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Never underestimate the power of learning in changing everything. Including teen brains.

And if your kids need any more motivation, the words of author Earl Nightingale might inspire :

“One hour per day of study in your chosen field is all it takes. One hour per day of study will put you at the top of your field within three years. Within five years you’ll be a national authority. In seven years, you can be one of the best people in the world at what you do.”

There’s another old saying, that we should all spend our lives doing things we don’t know how to do. Because it’s by pushing up rains to figure out things that we don’t know that makes our brains healthier and our lives better.

Did you know?

  • That something called neuroplasticity is key to the healthy growth and survival of our brains, and key to neuroplasticity is learning. And more specifically, thinking about what we’re learning.
  • Brain scans of taxi drivers and bus drivers in London showed that the brains of taxi drivers were bigger and healthier. Why? Because taxi drivers had to think more and harder every day to figure out the best way to get to each destination. Bus drivers just took the same boring route each day.
  • Learning and thinking also strengthen the myelin around the neurons in the brain, myelin that’s essential to not only protecting the brain from damage but to protecting against cognitive decline like dementia.
  • The brains of musicians and people who speak multiple languages are different too, healthier, and all because the brain has to work harder to figure out both of those challenges.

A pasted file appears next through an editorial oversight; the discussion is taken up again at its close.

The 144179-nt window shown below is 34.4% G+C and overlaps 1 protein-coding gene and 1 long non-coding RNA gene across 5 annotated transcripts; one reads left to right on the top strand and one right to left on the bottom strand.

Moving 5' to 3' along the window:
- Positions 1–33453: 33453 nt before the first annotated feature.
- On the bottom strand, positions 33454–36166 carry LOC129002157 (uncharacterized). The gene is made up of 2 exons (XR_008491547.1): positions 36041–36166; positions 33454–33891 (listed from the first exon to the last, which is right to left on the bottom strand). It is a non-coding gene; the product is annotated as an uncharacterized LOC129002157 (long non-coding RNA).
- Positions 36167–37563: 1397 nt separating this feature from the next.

• We can make our brains healthier and more efficient simply by thinking more about what we’re doing.
  • If we’re constantly learning, the brain is constantly forging new connections between its networks and cells. When we stop learning, the brain figures it doesn’t need those cells and it starts pruning them. If we don’t use them, we lose them.
  • Unlike so much else in life, the fate of our brain is not determined by genes, but by little more than the control we exercise over the brain.
  • Constant mental stimulation is essential if we want to make sure our brain cells survive and function properly.
  • Routine activities that we don’t have to figure out or give much thought to are of little value to the brain.
  • Learning can have a ripple effect throughout our lives, and beyond our brains, improving self-esteem, self-confidence, and self-worth, all of which trigger an additional wave of positive effects.
  • And if learning is improving our career, financial, and life prospects, that can also improve our physical and mental health.